February 5, 2019 by Greg Meckbach
Economical Insurance clients looking forward to cashing in on demutualization might have to hold on to their shares in the company for nearly six months.
In Economical’s demutualization proposal, one restriction on common shares (issued as a benefit to demutualization) is that they cannot be sold for 180 days after the company ceases to be a mutual, or 180 days after an initial public offering of stock, whichever is later. Common shares in Economical, issued as demutualization benefits, are subject to “market stabilization restrictions,” Waterloo, Ont.-based Economical said in a recent policyholder information circular.
None of this is etched in stone. The circular is a proposal, subject to approval from both mutual and non-mutual policyholders, for Economical to convert from a mutual insurer to one that issues shares. It’s essentially the same process that Manulife, Clarica, Canada Life and Sun Life went through nearly 20 years ago.
Trading restrictions are common in initial public offerings of stock “to prevent the sale of substantial amounts of shares in an uncontrolled manner in the period following the offering, which could negatively impact outside investor confidence and reduce the IPO price and the price that the shares might otherwise trade at after the offering,” Economical said in its circular.
Once they can sell their shares, Economical’s proposal says a “share-selling service” will be available to clients, who will not have to open their own brokerage account.
“There will be a fee involved with the share-selling service, but eligible policyholders will not be required to create their own brokerage account. We therefore anticipate that the share-selling service will offer a more convenient way for many eligible policyholders to sell common shares than if they sold them on their own.”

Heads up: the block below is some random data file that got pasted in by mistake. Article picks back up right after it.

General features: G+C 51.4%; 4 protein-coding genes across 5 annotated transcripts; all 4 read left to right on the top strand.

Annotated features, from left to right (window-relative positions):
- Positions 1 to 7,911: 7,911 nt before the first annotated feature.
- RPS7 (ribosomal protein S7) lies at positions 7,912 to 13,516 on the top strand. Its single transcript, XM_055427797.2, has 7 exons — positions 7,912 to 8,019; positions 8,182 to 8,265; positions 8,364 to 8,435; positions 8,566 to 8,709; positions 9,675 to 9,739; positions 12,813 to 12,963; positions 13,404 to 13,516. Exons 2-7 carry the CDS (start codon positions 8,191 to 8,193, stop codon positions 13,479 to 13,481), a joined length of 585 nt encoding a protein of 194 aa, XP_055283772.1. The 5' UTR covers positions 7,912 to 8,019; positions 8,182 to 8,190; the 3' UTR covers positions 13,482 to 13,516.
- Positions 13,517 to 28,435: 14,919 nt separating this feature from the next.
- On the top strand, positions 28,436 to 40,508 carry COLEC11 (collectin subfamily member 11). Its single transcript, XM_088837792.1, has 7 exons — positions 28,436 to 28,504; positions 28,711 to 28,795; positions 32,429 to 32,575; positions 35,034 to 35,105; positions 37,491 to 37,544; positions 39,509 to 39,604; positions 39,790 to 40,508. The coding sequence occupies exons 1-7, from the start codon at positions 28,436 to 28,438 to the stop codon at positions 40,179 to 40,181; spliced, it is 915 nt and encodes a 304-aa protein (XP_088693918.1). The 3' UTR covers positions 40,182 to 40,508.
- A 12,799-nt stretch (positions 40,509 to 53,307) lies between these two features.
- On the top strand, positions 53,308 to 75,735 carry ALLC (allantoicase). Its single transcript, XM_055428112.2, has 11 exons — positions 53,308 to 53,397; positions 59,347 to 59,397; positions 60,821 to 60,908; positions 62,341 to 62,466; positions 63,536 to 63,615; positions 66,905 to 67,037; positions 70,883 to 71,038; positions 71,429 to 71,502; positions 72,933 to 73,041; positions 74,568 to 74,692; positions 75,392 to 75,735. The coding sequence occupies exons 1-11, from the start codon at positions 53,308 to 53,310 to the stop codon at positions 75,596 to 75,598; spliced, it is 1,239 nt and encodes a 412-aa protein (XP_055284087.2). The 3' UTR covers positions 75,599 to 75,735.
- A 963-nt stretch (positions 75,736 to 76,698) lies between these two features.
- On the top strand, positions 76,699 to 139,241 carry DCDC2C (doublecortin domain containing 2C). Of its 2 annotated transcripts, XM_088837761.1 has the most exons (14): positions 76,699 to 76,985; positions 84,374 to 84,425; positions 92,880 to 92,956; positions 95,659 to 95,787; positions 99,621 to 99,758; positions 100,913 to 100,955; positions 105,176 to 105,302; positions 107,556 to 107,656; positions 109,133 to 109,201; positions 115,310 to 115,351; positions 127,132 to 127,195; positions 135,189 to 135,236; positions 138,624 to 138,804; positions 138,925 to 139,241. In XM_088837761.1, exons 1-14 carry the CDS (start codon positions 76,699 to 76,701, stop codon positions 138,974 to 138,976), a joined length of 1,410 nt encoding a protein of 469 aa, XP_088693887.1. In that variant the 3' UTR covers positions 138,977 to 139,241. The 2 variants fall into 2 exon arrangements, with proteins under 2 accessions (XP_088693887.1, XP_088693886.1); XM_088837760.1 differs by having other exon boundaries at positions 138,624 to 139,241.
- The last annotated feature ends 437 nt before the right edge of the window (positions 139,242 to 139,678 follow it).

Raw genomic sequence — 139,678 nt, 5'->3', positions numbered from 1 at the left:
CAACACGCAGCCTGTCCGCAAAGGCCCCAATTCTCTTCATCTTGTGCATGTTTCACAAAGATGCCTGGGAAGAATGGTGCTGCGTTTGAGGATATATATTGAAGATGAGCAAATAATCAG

Regulations passed in 2015 essentially stipulate that once a property and casualty insurer demutualizes, the company becomes publicly traded.
Economical’s demutualization plan will be put to a vote of mutual policyholders on Mar. 20, 2019. Unless two-thirds of the company’s 878 mutual policyholders vote in favour of demutualizing, the insurer will remain a mutual.
If the March 20 vote passes, several more steps are still needed before Economical can demutualize. It would be Canada’s first federally-regulated property and casualty insurer to do so.
If your client is insured by Economical, there is no way of knowing for certain how much that client will make if the firm demutualizes. “The average eligible mutual policyholder could receive demutualization benefits with an approximate value of $300,000 to $430,000,” Economical said.
Non-mutual policyholders can also benefit from demutualization but they would receive much less.
The estimates are based in part on an estimate of how much Economical would have been worth if it had become publicly-traded in May, 2018.
In its recent policyholder circular, Economical lists the priority for distribution of cash in the event that it demutualizes. The first $100 million will go to a charitable foundation. Next in line for benefits would be:
Economical said it will try to sell enough common shares to make sure that anyone who elects to receive cash instead of shares can get cash. “But it is possible the amount of cash that is raised in [the IPO] will not equal the cash needed to fund payments to eligible recipients who are required to receive cash or elected a preference for cash.”